Clyde Bellecourt, co-founder of the American Indian Movement, dies at age 85: NPR


Clyde Bellecourt, co-founder of the American Indian Movement, dies at age 85: NPR

Clyde Bellecourt, co-founder of the American Indian Movement, will appear in 2018 at Minneapolis City Hall. Bellecourt, a leader in the Native American civil rights movement and a founder of the American Indian Movement, died Tuesday night at the age of 85 from cancer.

Amy Forliti / AP

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Amy Forliti / AP


Clyde Bellecourt, co-founder of the American Indian Movement, will appear in 2018 at Minneapolis City Hall. Bellecourt, a leader in the Native American civil rights movement and a founder of the American Indian Movement, died Tuesday night at the age of 85 from cancer.

Amy Forliti / AP

Clyde Bellecourt, one of the most significant Native American leaders in the fight for civil rights, died Tuesday night in Minneapolis, his son Wolf confirmed. Minnesota Public Radio.

Bellecourt was 85 and had been battling prostate cancer.

Bellecourt, who was born and raised at White Earth Indian Reservation, co-founded the American Indian Movement in 1968. It began as a local organization in Minneapolis and has expanded over decades to advocate for civil rights throughout the United States and Canada and around the world. AIM says that today it represents over 375 million Indigenous people all over the world.

“At heart, AIM is deeply rooted in spirituality and a belief in the connection between all indigenous peoples,” Bellecourt wrote in a letter for the organization.

One of AIM’s original motives was to help combat and monitor police violence against natives. Over the decades, the group has expanded to advocate for fair housing and education for indigenous communities, providing legal aid, and protesting against cultural appropriation. Bellecourt and others, for example, protested the Super Bowl in 1992, calling it the now former name of the Washington Football Team, which was a racist slander against Indians.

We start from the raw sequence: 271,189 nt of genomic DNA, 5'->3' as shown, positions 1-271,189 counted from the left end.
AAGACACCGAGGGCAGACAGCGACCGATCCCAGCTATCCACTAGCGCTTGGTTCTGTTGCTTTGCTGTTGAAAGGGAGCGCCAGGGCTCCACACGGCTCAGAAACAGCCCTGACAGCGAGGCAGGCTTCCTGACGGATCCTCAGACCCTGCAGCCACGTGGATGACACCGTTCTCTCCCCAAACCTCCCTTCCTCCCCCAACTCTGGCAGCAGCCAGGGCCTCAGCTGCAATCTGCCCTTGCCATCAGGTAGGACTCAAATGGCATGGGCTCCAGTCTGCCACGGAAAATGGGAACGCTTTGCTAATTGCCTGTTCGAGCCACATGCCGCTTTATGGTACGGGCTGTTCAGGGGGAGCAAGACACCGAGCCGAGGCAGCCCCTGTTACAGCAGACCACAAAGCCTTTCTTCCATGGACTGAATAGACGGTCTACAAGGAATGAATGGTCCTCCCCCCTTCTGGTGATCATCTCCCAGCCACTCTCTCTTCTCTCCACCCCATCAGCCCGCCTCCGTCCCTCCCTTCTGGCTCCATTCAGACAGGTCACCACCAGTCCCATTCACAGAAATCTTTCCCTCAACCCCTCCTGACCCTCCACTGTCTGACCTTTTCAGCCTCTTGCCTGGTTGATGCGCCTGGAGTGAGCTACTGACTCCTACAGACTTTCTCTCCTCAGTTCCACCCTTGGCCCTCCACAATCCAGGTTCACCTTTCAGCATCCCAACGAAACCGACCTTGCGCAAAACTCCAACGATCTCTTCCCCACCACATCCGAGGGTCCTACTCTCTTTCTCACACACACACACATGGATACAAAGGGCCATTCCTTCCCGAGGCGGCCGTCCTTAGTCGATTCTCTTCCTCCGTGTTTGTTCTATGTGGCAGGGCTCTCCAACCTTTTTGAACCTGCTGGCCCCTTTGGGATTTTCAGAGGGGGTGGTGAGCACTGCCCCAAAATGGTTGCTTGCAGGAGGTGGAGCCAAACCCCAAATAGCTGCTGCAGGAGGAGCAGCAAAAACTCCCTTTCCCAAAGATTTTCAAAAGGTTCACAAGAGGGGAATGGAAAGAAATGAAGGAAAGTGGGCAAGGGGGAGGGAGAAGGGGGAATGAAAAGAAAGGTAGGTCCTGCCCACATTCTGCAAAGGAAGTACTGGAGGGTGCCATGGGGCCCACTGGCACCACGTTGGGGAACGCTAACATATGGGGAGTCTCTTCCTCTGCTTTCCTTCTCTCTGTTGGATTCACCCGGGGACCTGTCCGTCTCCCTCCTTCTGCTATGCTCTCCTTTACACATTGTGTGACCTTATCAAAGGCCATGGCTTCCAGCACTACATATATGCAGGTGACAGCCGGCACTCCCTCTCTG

“His life’s work was always about his people … He really loved where he came from,” Bellecourt’s eldest son, Little Foot, told NPR.

“When I was a young boy, I used to wonder why my father was not so much around. And as I got older, I learned to realize that his work and everything he did was for our family and extended family and our indigenous peoples throughout the United States and Canada, “he said.

Clyde Bellecourt, leader of the American Indian Movement, speaks at a press conference in New York in 1973. Bellecourt and two doctors, Alan Berkman and Barbara Zeller, had just returned from Wounded Knee, SD, where AIM led a 50-day takeover.

Jim Wells / Associated Press

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Jim Wells / Associated Press


Clyde Bellecourt, leader of the American Indian Movement, speaks at a press conference in New York in 1973. Bellecourt and two doctors, Alan Berkman and Barbara Zeller, had just returned from Wounded Knee, SD, where AIM led a 50-day takeover.

Jim Wells / Associated Press

In 1978, Bellecourt addressed protesters in Washington, DC, at the end of an event called The Longest Walk. The journey lasted from February to July of that year, when Native Americans marched across the country to protest legislation in Congress.

“We want you to know that we are trying to draw attention to and get your support to turn back the anti-Indian stance, the anti-Indian legislation, John Wayne’s border mentality that exists among the media today, and the reporting. ” Bellecourt said in his remarks in DC

“We ask you to help us stop these genocidal practices that are taking place against my people. We are coming here to DC to inform the world that our culture is very much alive … Our religion and our way of life have survived all this We want you to know that our strength is back, “he said.

Although widely known for his activism, Bellecourt’s son said his father loved watching baseball and the Minnesota Vikings. He was also deeply passionate about cooking and was engaged in dinners with his family.

“Many people do not know that my father really loved to cook. He was really good in the kitchen … He got up at five in the morning and started making things he learned to make from his mother.” said Little Foot Bellecourt.

His death is mourned over generations of Indians.

“Today we lost a civil rights leader who fought for more than half a century on behalf of indigenous peoples in Minnesota and around the world. Indian Country benefited from Clyde Bellecourt’s activism – he paved the way for so many of us,” Minnesota Lt. Governor Peggy Flanagan tweeted.

“Travel well, Neegawnwaywidung,” she said, referring to Bellecourt’s Ojibwe name, which translator to thunder before the storm.

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